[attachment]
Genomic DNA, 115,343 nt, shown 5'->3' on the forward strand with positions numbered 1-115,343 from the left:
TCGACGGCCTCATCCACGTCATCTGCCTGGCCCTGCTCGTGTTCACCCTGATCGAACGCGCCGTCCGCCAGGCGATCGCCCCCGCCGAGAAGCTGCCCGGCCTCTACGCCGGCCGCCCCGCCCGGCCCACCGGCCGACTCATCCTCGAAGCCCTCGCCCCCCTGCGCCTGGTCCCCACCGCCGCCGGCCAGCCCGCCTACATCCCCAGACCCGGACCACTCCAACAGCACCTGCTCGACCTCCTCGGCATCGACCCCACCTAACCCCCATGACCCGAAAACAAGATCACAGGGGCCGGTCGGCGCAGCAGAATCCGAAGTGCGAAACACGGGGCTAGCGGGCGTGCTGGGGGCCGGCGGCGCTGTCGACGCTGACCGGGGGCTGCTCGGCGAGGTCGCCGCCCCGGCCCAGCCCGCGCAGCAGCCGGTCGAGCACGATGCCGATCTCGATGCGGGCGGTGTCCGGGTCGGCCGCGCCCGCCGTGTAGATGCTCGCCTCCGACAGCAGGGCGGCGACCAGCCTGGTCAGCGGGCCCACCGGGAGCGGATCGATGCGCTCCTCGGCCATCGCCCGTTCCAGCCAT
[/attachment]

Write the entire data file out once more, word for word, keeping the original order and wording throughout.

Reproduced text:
Genomic DNA, 115,343 nt, shown 5'->3' on the forward strand with positions numbered 1-115,343 from the left:
TCGACGGCCTCATCCACGTCATCTGCCTGGCCCTGCTCGTGTTCACCCTGATCGAACGCGCCGTCCGCCAGGCGATCGCCCCCGCCGAGAAGCTGCCCGGCCTCTACGCCGGCCGCCCCGCCCGGCCCACCGGCCGACTCATCCTCGAAGCCCTCGCCCCCCTGCGCCTGGTCCCCACCGCCGCCGGCCAGCCCGCCTACATCCCCAGACCCGGACCACTCCAACAGCACCTGCTCGACCTCCTCGGCATCGACCCCACCTAACCCCCATGACCCGAAAACAAGATCACAGGGGCCGGTCGGCGCAGCAGAATCCGAAGTGCGAAACACGGGGCTAGCGGGCGTGCTGGGGGCCGGCGGCGCTGTCGACGCTGACCGGGGGCTGCTCGGCGAGGTCGCCGCCCCGGCCCAGCCCGCGCAGCAGCCGGTCGAGCACGATGCCGATCTCGATGCGGGCGGTGTCCGGGTCGGCCGCGCCCGCCGTGTAGATGCTCGCCTCCGACAGCAGGGCGGCGACCAGCCTGGTCAGCGGGCCCACCGGGAGCGGATCGATGCGCTCCTCGGCCATCGCCCGTTCCAGCCAT